How Do You Shine Bright? Managing Your Energy Ecosystem™

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September 28, 2021

When you hear the phrase “shining bright,” what does it evoke for you? Does it mean being yourself? Is it radiance, openness, or casting your energy outward toward others? Is it being the center of attention?

For me, shining bright is about sustainable personal energy, understanding your unique spiritual makeup or energetic personality archetype. It’s about managing your energy ecosystem. It’s also about keeping the balance of what’s “coming in” and what’s “going out,” as all healthy systems do.

One of the ways I feel my “brightest” is when I’m in nature, especially in the little jungle of my backyard. As I write this, a rabbit is relentlessly distracting me by flashing its ears in my line of sight, stretching up to grab some leaves, ducking down into the ivy. Observing and immersing myself in nature keeps my energy ecosystem healthy. It helps me see the bigger picture of the earth’s systems and appreciate the extraordinary beauty that exists in our seemingly ordinary spaces. I breathe differently and feel lighter when I’m watching the creatures and plants outside.

Rabbits don’t do it for you? You may need the bright lights of the stage, deep long meaningful conversations, sweaty workouts, or something else. It’s a combination of things that blend to create ideal self-care habits, big and small routines that honor who we naturally are and help us be our most radiant.

It’s hard to shine bright when you’re burned out. Many of us are overwhelmed, facing disasters of all kinds. Even if we’re not experiencing direct trauma, the world feels chaotic. That can make it easier for us to spin out of control a little too and neglect healthy habits. Maybe, like me, you love and are rejuvenated by time in nature, but feel you must travel to far-off places to find the wild and that’s not possible right now. Maybe you’ve struggled to find a practice that suits who you are and fits into your life. Maybe you feel the experiences of those around you so keenly in your body that it’s hard to distinguish your own emotions and needs.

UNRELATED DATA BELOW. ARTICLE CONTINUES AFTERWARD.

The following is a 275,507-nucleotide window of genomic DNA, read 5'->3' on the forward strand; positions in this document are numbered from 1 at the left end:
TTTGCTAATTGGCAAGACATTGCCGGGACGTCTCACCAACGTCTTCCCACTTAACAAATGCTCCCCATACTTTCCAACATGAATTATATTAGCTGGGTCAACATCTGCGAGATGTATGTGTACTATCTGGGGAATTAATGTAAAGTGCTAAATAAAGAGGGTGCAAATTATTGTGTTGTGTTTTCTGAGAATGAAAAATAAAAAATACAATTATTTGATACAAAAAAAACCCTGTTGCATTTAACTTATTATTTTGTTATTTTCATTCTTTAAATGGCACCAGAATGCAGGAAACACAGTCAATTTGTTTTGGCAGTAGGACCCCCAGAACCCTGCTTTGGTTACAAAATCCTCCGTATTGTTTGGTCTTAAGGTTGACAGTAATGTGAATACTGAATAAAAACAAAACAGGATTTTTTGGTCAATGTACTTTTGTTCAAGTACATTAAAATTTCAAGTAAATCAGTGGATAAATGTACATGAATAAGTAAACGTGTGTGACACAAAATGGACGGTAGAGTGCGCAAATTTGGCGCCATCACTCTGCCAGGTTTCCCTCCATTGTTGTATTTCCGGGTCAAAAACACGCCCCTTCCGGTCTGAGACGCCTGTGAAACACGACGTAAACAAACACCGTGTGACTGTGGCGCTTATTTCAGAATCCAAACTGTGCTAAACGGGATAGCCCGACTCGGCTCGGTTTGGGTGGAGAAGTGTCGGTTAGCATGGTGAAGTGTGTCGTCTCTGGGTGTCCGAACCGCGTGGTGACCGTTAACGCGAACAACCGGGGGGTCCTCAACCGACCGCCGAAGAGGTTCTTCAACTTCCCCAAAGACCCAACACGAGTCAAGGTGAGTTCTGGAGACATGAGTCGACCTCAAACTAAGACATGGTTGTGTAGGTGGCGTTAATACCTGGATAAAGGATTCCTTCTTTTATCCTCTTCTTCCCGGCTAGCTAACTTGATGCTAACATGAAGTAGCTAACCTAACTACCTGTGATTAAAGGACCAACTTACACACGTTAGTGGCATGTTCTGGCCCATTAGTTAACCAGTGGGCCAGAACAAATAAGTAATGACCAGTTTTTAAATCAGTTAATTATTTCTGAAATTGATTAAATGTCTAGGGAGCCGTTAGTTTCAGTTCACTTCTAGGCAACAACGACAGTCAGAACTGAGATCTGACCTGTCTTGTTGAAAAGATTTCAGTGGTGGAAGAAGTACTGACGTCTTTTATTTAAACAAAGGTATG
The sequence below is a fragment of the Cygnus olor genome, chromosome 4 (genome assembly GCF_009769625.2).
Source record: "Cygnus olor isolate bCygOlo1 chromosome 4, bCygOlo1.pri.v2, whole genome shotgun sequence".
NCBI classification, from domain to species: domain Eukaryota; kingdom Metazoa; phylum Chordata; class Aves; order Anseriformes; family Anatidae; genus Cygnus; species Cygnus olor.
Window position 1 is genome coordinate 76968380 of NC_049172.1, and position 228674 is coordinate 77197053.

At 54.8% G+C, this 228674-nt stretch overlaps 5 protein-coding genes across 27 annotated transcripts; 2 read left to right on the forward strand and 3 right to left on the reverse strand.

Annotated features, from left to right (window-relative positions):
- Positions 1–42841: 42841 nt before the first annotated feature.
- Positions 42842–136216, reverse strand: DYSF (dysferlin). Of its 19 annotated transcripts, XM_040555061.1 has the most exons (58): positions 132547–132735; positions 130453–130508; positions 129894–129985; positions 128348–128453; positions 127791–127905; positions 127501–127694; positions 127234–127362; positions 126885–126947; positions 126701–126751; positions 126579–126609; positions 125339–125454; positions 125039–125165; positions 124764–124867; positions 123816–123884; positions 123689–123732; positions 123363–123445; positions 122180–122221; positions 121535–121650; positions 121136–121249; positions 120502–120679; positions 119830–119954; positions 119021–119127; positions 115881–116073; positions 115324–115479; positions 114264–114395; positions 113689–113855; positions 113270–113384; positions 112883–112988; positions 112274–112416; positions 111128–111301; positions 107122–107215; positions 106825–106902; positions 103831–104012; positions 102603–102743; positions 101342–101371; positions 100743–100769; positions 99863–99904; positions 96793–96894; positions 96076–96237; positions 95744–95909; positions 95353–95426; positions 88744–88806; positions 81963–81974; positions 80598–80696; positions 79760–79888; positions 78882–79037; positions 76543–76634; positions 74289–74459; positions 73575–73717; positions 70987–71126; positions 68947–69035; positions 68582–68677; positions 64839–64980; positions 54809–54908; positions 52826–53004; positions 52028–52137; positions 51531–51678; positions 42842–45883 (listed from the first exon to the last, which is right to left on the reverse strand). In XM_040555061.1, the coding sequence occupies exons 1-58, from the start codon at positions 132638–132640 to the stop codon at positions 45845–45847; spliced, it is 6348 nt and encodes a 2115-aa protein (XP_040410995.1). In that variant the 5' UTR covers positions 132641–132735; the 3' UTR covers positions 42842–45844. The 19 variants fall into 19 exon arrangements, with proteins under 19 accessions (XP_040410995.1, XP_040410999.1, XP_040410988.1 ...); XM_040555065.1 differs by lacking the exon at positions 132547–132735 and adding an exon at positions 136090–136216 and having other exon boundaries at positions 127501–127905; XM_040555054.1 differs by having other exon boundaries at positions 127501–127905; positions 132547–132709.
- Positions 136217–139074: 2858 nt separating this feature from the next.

We’re vulnerable to burnout when we get overwhelmed and depleted when we become cynical and feel negative and ineffective about our work. We start to distance ourselves from others and detach from ourselves, our needs, and what it takes to be healthy and happy.

I have two resources to help, one is available now, and one will be available soon.

Even if you only have a few moments, making time to meditate or journey regularly can help avoid burnout. Shamanism for Every Day: 365 Journeys is a daily guide for reconnection. No pressure, not another to-do list item, but a gentle way to engage your inner wisdom and the support of the spirits around you to stay healthy. Shining Bright Without Burning Out: Spiritual Tools for Creating Healthy Energetic Boundaries in an Overconnected World is an audio course that will help you step by step to manage what comes into your energy ecosystem and what goes out. We’ll reframe how you engage the world in order to stay compassionate and present, without losing your spark or burning out, so that you can shine bright and enjoy your time here on this beautiful earth.

Preorder Shining Bright Without Burning Out now! 

Mara Bishop has over 25 years of experience helping people find spiritual health and well-being. Her Personal Evolution Counseling™ method blends shamanism, psychology, intuition, energy healing, and nature-based practices. She lives in Durham, NC with a beloved family of people, animals, and plants.

More information about Mara is at www.WholeSpirit.com

Mara Bishop

Mara Bishop is a shamanic practitioner, intuitive consultant, teacher, author, and artist. In private practice, she uses her Personal Evolution Counseling™ method to provide an integrated approach to spiritual healing, personal growth, and emotional well-being. Her books Shamanism for Every Day: 365 Journeys and Inner Divinity: Crafting Your Life with Sacred Intelligence are resource guides for spiritual practice. She resides in Durham, North Carolina. For more, visit wholespirit.com.

Author photo © Sarah Jane Kenner

Also By Author

Are You Suffering from Empathic Distress? How to Recla...

Are you exhausted, anxious, or overwhelmed? Maybe your life is challenging. Or perhaps the state of the world and others’ suffering feels unbearable. If your life is going well, but you still feel miserable, maybe you have some guilt or shame. You are not alone. You may be suffering from empathic distress.

Most of us have been taught that empathy is wholly positive and should be fostered in children and revered in adults. This idea is partly correct. The absence of empathy is clearly problematic. When the ability to sense or care about others’ feelings or pain is missing, we edge into sociopathy. However, empathy is experiencing another person’s pain as our own. In small doses and for short periods, it allows us a deeper understanding of our fellow beings. But it can also make it harder to help, because the pain is spread around, not diminished. If your friend breaks their leg and you experience genuine empathy, it might feel like your leg is broken too. This makes it harder for you to function and definitely harder for you to help them.